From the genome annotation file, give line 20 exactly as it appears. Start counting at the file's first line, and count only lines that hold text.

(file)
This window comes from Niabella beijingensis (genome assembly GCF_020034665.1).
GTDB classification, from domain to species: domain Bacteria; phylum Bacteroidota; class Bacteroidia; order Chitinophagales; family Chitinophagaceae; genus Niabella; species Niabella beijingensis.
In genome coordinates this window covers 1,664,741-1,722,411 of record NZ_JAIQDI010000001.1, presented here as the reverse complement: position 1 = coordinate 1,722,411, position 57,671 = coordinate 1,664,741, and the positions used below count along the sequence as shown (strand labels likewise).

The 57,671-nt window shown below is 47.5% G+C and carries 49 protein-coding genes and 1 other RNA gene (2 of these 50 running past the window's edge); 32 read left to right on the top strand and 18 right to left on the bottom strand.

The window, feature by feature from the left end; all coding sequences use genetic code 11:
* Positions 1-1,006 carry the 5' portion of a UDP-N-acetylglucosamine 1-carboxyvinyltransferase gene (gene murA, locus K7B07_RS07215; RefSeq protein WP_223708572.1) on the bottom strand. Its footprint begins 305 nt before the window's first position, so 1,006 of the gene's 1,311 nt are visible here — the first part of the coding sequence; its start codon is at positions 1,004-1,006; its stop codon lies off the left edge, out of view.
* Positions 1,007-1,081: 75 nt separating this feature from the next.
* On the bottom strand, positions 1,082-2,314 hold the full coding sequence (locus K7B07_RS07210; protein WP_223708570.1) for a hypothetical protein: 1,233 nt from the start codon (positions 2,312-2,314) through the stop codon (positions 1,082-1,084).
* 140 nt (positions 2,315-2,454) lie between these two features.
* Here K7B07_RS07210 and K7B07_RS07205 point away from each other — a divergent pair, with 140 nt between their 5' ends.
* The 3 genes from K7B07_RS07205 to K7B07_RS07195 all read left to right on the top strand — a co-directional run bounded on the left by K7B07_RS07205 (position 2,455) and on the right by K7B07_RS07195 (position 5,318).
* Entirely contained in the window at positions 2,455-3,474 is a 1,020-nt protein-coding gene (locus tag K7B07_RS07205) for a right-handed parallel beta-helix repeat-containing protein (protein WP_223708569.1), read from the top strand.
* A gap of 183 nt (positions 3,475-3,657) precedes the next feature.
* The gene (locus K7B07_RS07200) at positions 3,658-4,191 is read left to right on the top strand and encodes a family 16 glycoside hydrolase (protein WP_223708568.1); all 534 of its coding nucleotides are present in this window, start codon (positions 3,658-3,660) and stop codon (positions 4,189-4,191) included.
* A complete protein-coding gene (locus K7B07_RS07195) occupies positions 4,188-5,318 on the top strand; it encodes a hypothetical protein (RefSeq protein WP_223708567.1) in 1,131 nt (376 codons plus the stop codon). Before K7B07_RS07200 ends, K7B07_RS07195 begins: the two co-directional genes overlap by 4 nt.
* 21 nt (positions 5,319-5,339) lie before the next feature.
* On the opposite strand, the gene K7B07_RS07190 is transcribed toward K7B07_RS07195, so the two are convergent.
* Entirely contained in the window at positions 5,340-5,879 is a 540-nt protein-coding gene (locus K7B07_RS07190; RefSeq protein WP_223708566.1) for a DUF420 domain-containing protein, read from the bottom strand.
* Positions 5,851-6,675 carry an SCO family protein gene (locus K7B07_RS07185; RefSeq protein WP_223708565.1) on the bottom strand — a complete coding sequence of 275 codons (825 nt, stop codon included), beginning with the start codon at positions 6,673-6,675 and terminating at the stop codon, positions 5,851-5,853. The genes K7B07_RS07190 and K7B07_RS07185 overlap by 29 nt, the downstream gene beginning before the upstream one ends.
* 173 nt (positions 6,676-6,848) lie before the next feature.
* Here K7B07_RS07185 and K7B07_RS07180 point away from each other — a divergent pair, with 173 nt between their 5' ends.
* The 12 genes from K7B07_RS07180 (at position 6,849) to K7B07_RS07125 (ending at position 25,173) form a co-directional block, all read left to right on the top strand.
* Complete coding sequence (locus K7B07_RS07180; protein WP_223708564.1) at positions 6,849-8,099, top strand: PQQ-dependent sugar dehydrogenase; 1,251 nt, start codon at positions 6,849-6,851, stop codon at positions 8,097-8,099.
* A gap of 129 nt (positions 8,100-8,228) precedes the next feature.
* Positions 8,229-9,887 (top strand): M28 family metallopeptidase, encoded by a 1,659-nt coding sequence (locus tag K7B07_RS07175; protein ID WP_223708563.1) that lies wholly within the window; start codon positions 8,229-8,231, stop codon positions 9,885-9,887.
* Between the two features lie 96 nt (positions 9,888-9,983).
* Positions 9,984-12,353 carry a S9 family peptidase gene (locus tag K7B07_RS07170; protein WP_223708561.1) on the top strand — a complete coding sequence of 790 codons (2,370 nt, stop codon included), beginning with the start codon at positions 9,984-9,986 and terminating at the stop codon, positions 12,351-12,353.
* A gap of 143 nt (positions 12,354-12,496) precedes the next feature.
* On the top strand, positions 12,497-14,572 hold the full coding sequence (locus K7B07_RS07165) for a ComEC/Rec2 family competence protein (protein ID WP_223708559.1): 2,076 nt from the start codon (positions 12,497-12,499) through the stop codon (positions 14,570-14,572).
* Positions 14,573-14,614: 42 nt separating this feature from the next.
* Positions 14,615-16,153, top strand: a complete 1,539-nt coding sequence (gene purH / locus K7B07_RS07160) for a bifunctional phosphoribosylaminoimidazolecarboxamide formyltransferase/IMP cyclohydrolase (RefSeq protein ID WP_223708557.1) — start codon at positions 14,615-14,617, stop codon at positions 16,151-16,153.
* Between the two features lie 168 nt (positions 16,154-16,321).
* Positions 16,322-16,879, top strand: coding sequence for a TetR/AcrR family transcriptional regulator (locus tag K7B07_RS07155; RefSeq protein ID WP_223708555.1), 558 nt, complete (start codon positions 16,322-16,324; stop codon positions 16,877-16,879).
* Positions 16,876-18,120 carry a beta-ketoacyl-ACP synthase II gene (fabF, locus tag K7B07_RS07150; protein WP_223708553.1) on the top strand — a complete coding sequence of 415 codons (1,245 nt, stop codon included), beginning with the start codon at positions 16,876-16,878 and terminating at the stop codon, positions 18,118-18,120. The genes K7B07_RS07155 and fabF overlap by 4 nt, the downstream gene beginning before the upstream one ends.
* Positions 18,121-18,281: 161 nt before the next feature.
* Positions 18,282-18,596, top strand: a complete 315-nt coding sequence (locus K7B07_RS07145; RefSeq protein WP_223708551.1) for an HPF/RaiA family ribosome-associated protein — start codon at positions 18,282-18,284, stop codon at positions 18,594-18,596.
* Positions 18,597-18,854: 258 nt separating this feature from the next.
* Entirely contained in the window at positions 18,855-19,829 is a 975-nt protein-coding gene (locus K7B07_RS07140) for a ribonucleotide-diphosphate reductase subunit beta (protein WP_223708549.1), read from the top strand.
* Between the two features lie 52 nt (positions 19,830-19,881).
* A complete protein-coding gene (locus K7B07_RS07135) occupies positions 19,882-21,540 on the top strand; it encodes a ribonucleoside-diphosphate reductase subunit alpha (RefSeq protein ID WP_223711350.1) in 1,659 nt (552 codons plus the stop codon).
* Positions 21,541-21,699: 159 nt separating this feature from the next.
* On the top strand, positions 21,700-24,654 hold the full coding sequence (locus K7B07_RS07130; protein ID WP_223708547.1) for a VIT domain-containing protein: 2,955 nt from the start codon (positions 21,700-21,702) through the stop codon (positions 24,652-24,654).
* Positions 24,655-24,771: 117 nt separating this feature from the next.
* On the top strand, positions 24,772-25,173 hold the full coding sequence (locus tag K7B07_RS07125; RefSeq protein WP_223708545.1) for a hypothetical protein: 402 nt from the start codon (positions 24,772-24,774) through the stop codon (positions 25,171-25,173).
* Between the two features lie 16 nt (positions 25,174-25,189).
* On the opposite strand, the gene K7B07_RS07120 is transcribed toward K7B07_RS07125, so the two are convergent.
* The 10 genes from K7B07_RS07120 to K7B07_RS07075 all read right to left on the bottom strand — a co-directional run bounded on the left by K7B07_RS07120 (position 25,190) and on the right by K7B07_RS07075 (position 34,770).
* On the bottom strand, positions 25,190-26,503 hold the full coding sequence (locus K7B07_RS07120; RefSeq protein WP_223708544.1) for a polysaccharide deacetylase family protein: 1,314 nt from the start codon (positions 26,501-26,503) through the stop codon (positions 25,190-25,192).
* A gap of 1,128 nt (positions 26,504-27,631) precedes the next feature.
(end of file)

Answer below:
* 173 nt (positions 6,676-6,848) lie before the next feature.